Dirk Coetzee, is a former Vlakplaas commander who fled and changed allegiances to join the ANC. Zuma was his “handler” before the democratic dispensation. He worked as a security consultant for EduSolutions and said that during that time, he saw books being hidden instead of being sent to schools and personally introduced EduSolutions founder Shaun Battlemann to Zuma. He also spoke of how other links between Battlemann and a former education department director guaranteed lucrative government contracts; and that EduSolutions had powerful influence over education officials in various provinces.

Glen Kubayi, is a Limpopo Education Department clerk charged with malicious damage to property after textbooks for mathematics Grade 8 and numeracy in Sepedi, Grade 3, were found dumped in Giyani. On July 10, he was released on bail of R2 000 after appeared in the Giyani Magistrate’s Court.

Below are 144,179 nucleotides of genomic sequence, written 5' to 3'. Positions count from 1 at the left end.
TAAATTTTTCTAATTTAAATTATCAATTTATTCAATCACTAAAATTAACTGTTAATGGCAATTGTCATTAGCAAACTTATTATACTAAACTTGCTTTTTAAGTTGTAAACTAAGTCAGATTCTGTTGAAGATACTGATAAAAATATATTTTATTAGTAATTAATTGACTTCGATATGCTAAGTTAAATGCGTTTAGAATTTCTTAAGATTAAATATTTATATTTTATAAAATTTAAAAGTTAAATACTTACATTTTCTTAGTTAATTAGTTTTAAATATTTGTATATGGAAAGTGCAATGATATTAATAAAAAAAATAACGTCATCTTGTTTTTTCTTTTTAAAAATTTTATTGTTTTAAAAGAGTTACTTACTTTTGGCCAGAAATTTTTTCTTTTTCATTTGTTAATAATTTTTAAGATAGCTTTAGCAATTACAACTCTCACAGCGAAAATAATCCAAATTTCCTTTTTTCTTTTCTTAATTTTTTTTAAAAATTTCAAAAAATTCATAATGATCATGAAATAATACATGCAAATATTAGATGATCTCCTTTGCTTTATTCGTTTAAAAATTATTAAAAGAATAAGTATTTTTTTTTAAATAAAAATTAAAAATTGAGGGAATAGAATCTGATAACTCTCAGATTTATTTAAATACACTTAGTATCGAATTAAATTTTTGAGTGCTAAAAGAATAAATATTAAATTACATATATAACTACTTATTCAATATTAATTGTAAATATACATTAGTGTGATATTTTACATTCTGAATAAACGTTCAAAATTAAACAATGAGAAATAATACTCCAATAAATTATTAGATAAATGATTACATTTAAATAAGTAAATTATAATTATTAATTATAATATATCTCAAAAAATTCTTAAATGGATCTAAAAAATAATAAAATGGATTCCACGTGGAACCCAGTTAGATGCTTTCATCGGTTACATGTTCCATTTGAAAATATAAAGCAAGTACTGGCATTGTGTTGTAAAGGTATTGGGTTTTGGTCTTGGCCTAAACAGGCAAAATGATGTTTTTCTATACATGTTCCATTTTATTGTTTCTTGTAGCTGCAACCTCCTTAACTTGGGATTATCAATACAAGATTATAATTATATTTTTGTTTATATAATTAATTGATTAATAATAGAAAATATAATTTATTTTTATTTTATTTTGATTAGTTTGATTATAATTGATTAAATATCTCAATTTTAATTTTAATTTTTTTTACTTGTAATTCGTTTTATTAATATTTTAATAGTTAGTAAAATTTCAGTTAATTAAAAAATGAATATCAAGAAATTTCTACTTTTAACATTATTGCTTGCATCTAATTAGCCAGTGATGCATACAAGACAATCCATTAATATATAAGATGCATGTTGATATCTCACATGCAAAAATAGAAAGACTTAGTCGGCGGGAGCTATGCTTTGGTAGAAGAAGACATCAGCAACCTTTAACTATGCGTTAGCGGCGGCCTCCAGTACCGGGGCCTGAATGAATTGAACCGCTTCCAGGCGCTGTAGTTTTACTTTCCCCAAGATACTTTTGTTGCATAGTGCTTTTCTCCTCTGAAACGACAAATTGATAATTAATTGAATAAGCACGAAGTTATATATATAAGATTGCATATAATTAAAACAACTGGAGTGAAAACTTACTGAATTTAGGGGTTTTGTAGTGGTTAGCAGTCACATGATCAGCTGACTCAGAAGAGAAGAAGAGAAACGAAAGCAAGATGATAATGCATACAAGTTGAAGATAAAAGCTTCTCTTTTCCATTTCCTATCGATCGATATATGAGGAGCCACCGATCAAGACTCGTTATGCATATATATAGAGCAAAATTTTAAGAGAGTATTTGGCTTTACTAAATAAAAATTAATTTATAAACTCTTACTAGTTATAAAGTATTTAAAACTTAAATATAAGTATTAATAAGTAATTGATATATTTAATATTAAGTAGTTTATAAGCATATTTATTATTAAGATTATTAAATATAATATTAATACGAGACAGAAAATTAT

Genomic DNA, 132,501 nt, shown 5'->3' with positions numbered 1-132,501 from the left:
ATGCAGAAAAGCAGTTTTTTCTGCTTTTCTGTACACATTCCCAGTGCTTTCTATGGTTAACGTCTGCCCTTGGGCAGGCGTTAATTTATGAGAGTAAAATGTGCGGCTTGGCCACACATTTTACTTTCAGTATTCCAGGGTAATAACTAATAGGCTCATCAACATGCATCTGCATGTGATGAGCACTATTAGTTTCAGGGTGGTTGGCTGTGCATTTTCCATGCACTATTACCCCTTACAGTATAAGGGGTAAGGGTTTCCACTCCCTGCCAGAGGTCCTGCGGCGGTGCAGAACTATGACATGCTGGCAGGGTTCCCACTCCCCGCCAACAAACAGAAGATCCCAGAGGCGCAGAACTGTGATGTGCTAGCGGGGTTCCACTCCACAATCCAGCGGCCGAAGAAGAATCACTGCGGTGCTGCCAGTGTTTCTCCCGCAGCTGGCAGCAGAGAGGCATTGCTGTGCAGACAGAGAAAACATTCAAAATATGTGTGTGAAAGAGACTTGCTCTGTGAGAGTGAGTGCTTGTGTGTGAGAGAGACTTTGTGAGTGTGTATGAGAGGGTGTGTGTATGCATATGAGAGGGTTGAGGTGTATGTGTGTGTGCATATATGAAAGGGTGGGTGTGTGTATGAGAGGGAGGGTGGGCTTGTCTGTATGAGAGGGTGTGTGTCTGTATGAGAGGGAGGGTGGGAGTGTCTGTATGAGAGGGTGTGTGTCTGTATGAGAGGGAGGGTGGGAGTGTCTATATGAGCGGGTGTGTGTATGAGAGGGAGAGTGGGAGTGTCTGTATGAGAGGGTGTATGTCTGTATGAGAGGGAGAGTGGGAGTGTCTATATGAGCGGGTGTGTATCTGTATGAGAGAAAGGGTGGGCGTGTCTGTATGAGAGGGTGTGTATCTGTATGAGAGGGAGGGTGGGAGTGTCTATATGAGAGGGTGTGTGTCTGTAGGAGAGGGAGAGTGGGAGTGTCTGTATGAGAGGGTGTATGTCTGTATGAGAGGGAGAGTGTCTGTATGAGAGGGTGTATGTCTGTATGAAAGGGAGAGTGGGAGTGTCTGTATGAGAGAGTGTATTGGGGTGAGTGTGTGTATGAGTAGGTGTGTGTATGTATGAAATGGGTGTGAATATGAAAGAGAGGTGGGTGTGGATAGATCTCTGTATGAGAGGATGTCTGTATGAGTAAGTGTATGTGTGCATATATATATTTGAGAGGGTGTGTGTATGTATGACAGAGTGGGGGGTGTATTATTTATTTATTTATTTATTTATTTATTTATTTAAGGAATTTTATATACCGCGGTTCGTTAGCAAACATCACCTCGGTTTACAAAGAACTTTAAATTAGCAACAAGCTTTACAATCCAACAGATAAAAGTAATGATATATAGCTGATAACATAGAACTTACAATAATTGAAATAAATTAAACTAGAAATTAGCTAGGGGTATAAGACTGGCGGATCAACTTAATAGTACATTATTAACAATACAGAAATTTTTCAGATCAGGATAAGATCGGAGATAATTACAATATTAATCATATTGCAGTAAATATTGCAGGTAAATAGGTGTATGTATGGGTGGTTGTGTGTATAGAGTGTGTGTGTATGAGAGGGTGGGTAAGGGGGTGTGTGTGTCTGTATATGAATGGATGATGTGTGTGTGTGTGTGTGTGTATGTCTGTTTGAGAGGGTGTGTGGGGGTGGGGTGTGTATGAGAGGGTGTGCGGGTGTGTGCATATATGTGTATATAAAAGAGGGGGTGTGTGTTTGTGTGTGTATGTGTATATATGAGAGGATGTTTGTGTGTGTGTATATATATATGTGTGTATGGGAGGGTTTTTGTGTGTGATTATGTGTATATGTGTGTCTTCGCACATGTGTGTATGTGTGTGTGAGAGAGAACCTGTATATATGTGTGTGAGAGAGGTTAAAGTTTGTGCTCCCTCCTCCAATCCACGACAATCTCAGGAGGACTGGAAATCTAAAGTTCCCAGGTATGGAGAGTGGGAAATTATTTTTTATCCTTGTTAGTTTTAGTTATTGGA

Lisa Naidoo, is the legal head in the national Department of Basic Education.

Martin Mashaba, appointed the Limpopo education department chief financial officer on 1 September 2010, replacing Tshitangano who was acting. On 11 July 2012, IOL publishes an article about a secret report written by Anis Karodia, the department’s former administrator. The report called for the sacking of a host of senior managers, including head of department Morebudi Thamaga and chief financial officer Martin Mashaba, because the situation had “collapsed under their watch”. Last year, the department ran up an unauthorised expenditure bill of R2.2 billion. Mashaba is also among 22 officials the Special Investigating Unit secret report lists for possible disciplinary charges. He is alleged to have acted improperly as chairperson of the bid adjudication committee that approved Aurecon JV’s contract, another tender the Special Investigating Unit is looking into, and for approving Aurecon’s expenses in excess of the allocated budget.